Loading...
Thumbnail Image
Publication

Employment Recovery in Europe and Central Asia

2011-06, Koettl, Johannes, Santos, Indhira

Despite high unemployment in most Eastern Europe and Central Asia (ECA) countries, people have not withdrawn from the labor market but continue to actively look for jobs. Unemployment increased significantly in ECA countries during the crisis, particularly among youth. However, young people are also the ones benefiting most from the recovery. Labor market recovery remained sluggish up to the third quarter of 2010. Many countries have seen only a slight recovery in unemployment rates, although output is recovering everywhere. Up to the third quarter of 2010, the Gross Domestic Product (GDP) upturn in most ECA countries appeared to be driven by increases in productivity and hours worked; however, these are still below pre-crisis levels. This suggests that there is room in most countries for further increases in productivity and hours worked, which could delay the recovery in employment.

Loading...
Thumbnail Image
Publication

Setting Incentives for Health Care Providers in Serbia

2010-07, Cashin, Cheryl, Koettl, Johannes, Schneider, Pia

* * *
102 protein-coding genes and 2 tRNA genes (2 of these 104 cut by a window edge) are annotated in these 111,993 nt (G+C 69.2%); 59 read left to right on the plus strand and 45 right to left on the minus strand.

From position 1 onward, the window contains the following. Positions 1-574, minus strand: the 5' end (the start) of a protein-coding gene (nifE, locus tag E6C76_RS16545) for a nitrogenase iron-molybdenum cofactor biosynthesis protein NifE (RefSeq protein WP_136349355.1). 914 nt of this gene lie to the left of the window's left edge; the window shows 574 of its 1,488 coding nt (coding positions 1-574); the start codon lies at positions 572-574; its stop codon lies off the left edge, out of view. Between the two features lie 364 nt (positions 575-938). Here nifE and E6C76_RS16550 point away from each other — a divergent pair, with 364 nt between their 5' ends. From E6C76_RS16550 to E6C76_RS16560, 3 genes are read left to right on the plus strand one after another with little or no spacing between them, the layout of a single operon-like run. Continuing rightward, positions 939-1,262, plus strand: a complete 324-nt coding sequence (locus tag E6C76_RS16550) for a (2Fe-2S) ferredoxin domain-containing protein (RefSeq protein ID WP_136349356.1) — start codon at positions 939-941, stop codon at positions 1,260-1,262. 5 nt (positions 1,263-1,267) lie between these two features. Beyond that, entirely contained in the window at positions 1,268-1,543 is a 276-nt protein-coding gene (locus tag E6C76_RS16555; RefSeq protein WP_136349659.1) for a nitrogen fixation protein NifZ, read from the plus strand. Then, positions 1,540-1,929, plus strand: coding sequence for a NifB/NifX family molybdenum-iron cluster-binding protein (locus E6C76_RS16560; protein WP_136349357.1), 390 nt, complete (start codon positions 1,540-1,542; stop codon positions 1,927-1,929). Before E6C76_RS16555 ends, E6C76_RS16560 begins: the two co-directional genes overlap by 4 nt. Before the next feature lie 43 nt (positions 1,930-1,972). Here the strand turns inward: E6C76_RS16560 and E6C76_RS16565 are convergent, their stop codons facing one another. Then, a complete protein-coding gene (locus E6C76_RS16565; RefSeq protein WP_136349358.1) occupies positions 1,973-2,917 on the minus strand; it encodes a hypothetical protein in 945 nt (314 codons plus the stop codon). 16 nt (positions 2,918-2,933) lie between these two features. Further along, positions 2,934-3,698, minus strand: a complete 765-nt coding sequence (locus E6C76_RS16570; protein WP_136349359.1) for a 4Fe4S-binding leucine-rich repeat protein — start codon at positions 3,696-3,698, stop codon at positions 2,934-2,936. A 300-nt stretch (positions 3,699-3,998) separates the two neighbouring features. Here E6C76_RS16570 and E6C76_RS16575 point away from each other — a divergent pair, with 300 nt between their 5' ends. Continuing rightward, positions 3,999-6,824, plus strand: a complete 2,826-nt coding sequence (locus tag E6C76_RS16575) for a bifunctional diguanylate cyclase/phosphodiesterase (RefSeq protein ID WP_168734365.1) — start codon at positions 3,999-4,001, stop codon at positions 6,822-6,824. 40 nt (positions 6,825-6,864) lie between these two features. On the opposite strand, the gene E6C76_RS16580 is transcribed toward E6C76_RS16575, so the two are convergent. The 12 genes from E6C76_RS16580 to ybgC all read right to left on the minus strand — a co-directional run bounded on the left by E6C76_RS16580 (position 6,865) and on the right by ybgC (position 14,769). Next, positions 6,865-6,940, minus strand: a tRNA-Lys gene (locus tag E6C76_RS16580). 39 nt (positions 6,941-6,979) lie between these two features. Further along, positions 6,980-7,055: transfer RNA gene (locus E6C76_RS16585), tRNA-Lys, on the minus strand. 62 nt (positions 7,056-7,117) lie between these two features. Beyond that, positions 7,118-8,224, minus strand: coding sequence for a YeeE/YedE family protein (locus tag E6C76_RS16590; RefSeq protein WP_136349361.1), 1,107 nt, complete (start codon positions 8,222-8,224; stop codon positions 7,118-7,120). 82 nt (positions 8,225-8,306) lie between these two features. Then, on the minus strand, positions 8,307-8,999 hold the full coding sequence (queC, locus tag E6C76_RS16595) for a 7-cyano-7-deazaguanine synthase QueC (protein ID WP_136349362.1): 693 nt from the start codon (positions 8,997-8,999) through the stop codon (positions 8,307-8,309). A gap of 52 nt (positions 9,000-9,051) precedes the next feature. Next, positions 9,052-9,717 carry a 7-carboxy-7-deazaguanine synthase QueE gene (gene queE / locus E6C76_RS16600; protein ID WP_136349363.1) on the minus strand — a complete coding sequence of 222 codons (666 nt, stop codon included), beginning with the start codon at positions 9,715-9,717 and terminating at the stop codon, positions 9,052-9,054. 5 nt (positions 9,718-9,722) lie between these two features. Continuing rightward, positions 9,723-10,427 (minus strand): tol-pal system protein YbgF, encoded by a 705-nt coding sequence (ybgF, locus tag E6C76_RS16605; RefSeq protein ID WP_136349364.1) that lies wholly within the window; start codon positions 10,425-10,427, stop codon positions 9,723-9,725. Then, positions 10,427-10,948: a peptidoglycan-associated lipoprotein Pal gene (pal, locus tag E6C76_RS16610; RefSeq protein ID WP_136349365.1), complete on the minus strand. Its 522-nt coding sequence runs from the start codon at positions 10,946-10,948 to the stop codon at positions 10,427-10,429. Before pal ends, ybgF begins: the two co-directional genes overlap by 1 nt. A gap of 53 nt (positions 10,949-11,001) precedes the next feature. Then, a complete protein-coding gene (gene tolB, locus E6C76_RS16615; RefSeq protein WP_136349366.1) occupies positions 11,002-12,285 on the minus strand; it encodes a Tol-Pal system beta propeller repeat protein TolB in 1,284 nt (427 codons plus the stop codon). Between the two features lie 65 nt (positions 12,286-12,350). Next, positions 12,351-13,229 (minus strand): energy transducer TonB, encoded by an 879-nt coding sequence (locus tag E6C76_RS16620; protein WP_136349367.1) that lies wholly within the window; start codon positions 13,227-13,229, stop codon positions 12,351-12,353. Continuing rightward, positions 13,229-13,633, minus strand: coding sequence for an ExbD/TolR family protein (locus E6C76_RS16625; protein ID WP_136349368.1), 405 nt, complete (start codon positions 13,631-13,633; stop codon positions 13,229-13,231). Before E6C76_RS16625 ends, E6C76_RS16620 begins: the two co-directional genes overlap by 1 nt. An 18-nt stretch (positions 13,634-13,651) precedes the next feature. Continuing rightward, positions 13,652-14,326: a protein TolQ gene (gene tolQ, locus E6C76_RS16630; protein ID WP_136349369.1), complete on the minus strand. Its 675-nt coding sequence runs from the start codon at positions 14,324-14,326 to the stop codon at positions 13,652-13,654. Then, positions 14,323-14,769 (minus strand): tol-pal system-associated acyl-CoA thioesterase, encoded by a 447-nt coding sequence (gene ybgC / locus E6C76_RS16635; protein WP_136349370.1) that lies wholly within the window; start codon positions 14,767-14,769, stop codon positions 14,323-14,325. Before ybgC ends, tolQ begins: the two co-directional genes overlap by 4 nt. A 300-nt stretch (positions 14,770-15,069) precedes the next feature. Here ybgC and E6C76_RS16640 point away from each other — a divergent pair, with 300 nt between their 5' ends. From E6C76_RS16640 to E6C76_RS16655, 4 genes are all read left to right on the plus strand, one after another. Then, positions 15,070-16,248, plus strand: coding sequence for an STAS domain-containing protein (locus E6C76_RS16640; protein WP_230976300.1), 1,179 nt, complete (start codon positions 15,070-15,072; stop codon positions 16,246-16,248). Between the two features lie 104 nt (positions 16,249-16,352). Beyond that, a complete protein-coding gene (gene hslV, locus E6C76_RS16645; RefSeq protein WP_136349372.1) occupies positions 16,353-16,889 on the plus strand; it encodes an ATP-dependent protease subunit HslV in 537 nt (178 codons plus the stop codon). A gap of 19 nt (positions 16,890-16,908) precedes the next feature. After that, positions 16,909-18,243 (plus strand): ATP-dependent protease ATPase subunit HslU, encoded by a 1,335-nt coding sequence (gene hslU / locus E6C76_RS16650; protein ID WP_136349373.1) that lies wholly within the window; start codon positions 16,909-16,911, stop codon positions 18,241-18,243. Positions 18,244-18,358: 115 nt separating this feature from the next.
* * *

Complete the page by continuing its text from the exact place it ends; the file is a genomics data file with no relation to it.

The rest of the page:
The Serbian Government plans to reform its provider payment system for health care by setting incentives for providers to improve the quality and efficiency of care. Funds for health care are currently allocated on the basis of the number of staff and beds at health facilities. This encourages health care providers to use more staff and beds to define their budgets but does not reward improvements in productivity, quality of care or health outcomes.

Loading...
Thumbnail Image
Publication

Action Needed : Spiraling Drug Prices Empty Russian Pockets

2010-02, Marquez, Patricio, Bonch-Osmolovskiy, Mikhail

In large measure, this is due to the relatively low level of public health spending in the country (about 3.6 percent of gross domestic product (GDP) in 2008) that underlines the significant gap between the constitutional commitment to a range of medical care services and the actual funding to pay for them. While drugs are supposed to be provided to hospital patients free of charge, an estimated 80 percent of inpatients still have to pay part of the costs of their medicines and most outpatients must purchase them from pharmacies. The outpatient drug program under mandatory health insurance covers only around 16 million people (11 percent of the total population in the country), with more than half of them opting to receive cash rather than in-kind benefits under the 2005 'monetization' of prescription drug benefits. Those who continue with the in-kind benefits appear to be the ones greatest in need of drugs. The situation is further aggravated by the country's ineffective enforcement of controls on wholesale and retail mark-ups for medicines. Household expenditure on drugs accounted for about 30 percent of total health expenditure in Russia, as compared to 12 percent in Organization for Economic Co-operation and Development (OECD) countries in 2008.